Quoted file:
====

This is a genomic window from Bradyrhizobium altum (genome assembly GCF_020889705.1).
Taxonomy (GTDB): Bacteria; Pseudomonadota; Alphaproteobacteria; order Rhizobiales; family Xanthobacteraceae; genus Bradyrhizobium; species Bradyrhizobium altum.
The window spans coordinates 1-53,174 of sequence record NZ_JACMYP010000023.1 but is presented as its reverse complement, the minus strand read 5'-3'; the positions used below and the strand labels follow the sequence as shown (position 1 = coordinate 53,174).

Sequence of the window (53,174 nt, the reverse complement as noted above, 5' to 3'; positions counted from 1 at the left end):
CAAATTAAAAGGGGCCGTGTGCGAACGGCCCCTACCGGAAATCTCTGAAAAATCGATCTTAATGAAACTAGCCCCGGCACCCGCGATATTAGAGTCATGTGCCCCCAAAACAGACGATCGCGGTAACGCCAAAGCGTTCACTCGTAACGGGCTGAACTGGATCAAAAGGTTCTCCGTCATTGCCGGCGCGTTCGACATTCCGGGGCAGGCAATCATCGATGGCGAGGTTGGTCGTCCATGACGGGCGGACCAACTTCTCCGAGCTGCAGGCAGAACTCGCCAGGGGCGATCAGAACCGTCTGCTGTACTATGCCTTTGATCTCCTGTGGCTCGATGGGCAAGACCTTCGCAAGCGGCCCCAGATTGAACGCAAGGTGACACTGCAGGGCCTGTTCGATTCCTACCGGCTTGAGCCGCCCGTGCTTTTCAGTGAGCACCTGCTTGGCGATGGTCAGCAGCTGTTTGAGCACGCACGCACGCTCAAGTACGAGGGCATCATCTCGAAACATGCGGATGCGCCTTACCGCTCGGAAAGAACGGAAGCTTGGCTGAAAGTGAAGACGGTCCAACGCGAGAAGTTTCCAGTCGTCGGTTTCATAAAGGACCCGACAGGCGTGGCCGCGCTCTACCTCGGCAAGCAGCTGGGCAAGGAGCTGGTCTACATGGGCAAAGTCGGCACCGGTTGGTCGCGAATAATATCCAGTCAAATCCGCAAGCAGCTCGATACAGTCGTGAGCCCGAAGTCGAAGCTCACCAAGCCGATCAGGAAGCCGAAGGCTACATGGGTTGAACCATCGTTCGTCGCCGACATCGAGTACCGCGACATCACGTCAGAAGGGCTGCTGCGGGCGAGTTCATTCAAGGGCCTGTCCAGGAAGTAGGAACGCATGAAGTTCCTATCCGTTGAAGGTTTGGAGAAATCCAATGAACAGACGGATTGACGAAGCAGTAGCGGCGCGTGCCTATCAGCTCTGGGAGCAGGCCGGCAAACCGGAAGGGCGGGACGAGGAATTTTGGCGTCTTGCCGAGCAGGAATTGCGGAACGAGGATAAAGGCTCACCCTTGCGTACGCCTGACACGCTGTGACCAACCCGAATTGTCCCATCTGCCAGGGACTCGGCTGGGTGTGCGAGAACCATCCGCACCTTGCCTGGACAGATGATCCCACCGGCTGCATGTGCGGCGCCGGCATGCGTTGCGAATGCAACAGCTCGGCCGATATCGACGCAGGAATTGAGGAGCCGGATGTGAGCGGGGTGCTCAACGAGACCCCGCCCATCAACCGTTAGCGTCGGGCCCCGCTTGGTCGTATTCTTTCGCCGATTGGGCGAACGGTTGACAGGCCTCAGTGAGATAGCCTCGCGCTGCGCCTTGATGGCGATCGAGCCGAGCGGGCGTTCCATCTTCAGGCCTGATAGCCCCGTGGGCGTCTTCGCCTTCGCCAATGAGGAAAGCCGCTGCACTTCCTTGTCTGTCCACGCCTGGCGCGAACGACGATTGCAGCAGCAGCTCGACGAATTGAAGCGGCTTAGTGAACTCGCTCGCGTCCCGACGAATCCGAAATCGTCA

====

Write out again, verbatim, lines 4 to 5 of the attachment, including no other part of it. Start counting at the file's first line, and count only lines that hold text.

Sequence of the window (53,174 nt, the reverse complement as noted above, 5' to 3'; positions counted from 1 at the left end):
CAAATTAAAAGGGGCCGTGTGCGAACGGCCCCTACCGGAAATCTCTGAAAAATCGATCTTAATGAAACTAGCCCCGGCACCCGCGATATTAGAGTCATGTGCCCCCAAAACAGACGATCGCGGTAACGCCAAAGCGTTCACTCGTAACGGGCTGAACTGGATCAAAAGGTTCTCCGTCATTGCCGGCGCGTTCGACATTCCGGGGCAGGCAATCATCGATGGCGAGGTTGGTCGTCCATGACGGGCGGACCAACTTCTCCGAGCTGCAGGCAGAACTCGCCAGGGGCGATCAGAACCGTCTGCTGTACTATGCCTTTGATCTCCTGTGGCTCGATGGGCAAGACCTTCGCAAGCGGCCCCAGATTGAACGCAAGGTGACACTGCAGGGCCTGTTCGATTCCTACCGGCTTGAGCCGCCCGTGCTTTTCAGTGAGCACCTGCTTGGCGATGGTCAGCAGCTGTTTGAGCACGCACGCACGCTCAAGTACGAGGGCATCATCTCGAAACATGCGGATGCGCCTTACCGCTCGGAAAGAACGGAAGCTTGGCTGAAAGTGAAGACGGTCCAACGCGAGAAGTTTCCAGTCGTCGGTTTCATAAAGGACCCGACAGGCGTGGCCGCGCTCTACCTCGGCAAGCAGCTGGGCAAGGAGCTGGTCTACATGGGCAAAGTCGGCACCGGTTGGTCGCGAATAATATCCAGTCAAATCCGCAAGCAGCTCGATACAGTCGTGAGCCCGAAGTCGAAGCTCACCAAGCCGATCAGGAAGCCGAAGGCTACATGGGTTGAACCATCGTTCGTCGCCGACATCGAGTACCGCGACATCACGTCAGAAGGGCTGCTGCGGGCGAGTTCATTCAAGGGCCTGTCCAGGAAGTAGGAACGCATGAAGTTCCTATCCGTTGAAGGTTTGGAGAAATCCAATGAACAGACGGATTGACGAAGCAGTAGCGGCGCGTGCCTATCAGCTCTGGGAGCAGGCCGGCAAACCGGAAGGGCGGGACGAGGAATTTTGGCGTCTTGCCGAGCAGGAATTGCGGAACGAGGATAAAGGCTCACCCTTGCGTACGCCTGACACGCTGTGACCAACCCGAATTGTCCCATCTGCCAGGGACTCGGCTGGGTGTGCGAGAACCATCCGCACCTTGCCTGGACAGATGATCCCACCGGCTGCATGTGCGGCGCCGGCATGCGTTGCGAATGCAACAGCTCGGCCGATATCGACGCAGGAATTGAGGAGCCGGATGTGAGCGGGGTGCTCAACGAGACCCCGCCCATCAACCGTTAGCGTCGGGCCCCGCTTGGTCGTATTCTTTCGCCGATTGGGCGAACGGTTGACAGGCCTCAGTGAGATAGCCTCGCGCTGCGCCTTGATGGCGATCGAGCCGAGCGGGCGTTCCATCTTCAGGCCTGATAGCCCCGTGGGCGTCTTCGCCTTCGCCAATGAGGAAAGCCGCTGCACTTCCTTGTCTGTCCACGCCTGGCGCGAACGACGATTGCAGCAGCAGCTCGACGAATTGAAGCGGCTTAGTGAACTCGCTCGCGTCCCGACGAATCCGAAATCGTCA